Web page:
Universitätsbibliothek HeidelbergUniversitätsbibliothek Heidelberg

Naville, Edouard
The temple of Deir el Bahari (Band 3): End of northern half and southern half of the middle platform — London, 1898

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Plate LVI.—Sixteenth and Seventeenth Scenes.
We now pass to the upper row of the sculptures.
It begins at the southern corner with two scenes
engraved on the wall of the causeway, exactly above
the long scene of the assembly of the gods (pi. xlvi.).
After having had her years numbered and determined
for the first time by the goddess Safekhabui (pi. lv.),
Hatshepsu is undergoing a regular baptism. Her
figure is so entirely destroyed that we have to
turn to the similar scene in the temple of Luxor,
where the same legend is applied to Amenophis III.,
in order to see what her appearance was like. She
must have been represented as a young man standing
between two divinities ; for though her lea is men-
tioned in the text, it is not probable that it was
engraved. The reason of this is that what we have
before us is not an imaginary performance, supposed
to take place in another world at the hands of
the gods, but a real ceremony preliminary to her
coronation, something similar to what we should call
her coming of age, when she is declared fit to occupy
the royal throne. We have to suppose that for this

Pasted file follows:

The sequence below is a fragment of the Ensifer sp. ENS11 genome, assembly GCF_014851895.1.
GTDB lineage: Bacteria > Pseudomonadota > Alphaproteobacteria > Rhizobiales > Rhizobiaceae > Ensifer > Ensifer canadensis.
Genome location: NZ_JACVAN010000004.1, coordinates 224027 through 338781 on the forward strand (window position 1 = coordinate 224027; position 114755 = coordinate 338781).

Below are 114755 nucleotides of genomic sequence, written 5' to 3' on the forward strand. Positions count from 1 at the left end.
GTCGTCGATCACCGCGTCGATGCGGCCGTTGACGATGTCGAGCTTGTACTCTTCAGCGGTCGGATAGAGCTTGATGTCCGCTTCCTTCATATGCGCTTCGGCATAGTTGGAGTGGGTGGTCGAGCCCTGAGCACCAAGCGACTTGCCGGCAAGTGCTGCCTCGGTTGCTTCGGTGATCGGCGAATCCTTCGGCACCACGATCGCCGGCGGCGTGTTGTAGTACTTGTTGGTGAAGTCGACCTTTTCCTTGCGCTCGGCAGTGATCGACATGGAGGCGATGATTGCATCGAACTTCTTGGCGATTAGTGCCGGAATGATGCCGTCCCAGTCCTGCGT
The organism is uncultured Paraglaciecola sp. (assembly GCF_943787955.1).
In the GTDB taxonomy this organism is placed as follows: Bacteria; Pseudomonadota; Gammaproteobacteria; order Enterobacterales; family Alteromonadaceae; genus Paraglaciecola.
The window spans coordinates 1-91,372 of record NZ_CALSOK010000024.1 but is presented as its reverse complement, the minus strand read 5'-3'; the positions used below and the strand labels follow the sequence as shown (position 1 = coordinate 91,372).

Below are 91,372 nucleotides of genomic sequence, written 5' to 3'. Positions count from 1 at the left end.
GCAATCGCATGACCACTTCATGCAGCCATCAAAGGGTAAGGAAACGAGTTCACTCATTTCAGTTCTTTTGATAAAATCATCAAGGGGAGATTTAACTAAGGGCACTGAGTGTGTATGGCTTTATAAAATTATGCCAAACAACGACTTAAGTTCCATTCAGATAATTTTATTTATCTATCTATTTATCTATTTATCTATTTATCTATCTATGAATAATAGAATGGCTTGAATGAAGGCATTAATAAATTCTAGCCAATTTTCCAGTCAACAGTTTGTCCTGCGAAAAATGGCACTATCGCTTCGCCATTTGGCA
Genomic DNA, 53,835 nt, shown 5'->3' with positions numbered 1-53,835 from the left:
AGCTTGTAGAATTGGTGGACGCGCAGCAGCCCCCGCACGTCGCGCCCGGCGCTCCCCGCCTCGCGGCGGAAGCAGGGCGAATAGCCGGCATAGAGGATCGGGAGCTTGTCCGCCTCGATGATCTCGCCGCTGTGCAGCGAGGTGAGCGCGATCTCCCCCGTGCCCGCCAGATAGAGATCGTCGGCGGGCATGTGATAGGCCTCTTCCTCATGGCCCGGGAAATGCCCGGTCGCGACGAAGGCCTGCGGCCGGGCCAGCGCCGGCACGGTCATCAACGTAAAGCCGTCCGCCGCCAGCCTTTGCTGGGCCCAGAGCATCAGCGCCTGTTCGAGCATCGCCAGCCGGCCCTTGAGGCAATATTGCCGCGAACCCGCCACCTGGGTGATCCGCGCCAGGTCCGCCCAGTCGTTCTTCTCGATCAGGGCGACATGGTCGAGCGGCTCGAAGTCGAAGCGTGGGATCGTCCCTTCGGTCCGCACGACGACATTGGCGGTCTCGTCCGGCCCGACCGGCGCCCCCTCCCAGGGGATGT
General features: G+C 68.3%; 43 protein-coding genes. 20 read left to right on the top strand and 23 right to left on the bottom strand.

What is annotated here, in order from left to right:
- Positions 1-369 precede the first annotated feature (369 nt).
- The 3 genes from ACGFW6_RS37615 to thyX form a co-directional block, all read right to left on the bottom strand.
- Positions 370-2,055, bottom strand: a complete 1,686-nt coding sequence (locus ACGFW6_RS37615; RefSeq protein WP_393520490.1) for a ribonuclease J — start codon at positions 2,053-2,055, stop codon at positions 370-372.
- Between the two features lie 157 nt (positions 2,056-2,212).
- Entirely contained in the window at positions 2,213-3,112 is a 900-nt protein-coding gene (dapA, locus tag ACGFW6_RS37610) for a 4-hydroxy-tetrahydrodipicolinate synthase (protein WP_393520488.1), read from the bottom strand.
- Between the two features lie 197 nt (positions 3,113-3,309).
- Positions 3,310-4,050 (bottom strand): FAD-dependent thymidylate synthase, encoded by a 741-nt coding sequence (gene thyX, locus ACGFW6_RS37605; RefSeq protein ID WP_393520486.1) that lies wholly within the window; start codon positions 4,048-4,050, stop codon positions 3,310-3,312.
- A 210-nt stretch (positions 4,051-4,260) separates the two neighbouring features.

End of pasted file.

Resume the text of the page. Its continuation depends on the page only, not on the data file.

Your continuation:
ceremony two priests adopted the appearance of the
gods whose office they performed, just as in the
funerary rites a man assumes the figure of Anubis,
who watches over the mummy. The gods here
represented are Amon and Horus, who both pour
water over the head of the queen. At Luxor
Amenophis III. is baptized by Menthu and Turn.

The words pronounced by the gods are the same in
both cases:



vab td hn'a ka-t sah-t ur n

thou art purified with thy lea (for) thy dignity great

suten nt
of King of Upper and Lower Egypt

" Thou art purified with thy lea, to receive thy great
dignity of King of Upper and Lower Egypt." The
gods add the usual promise of a great number of Sed

Seventeenth Scene. After having been purified,
the queen is shown to the gods of the South and the
North. Amon is seated with the boy standing on his
knees. With his right hand the god draws towards
him the head of the boy, that he may kiss him ; with
his left he holds emblems which are destroyed, but
which wo know from Luxor to have been a sceptre, a
hook, and a flail. The figure of the boy has been
completely restored, that of the god only imperfectly.
The gods of the South and the North are in two rows,
in the semblance of men, each holding a sceptre and
the ■¥•. There are three of them in each row; not
that six was their real number, but because three is
the ideographic representation of the plural.

The text engraved between Amon and the gods is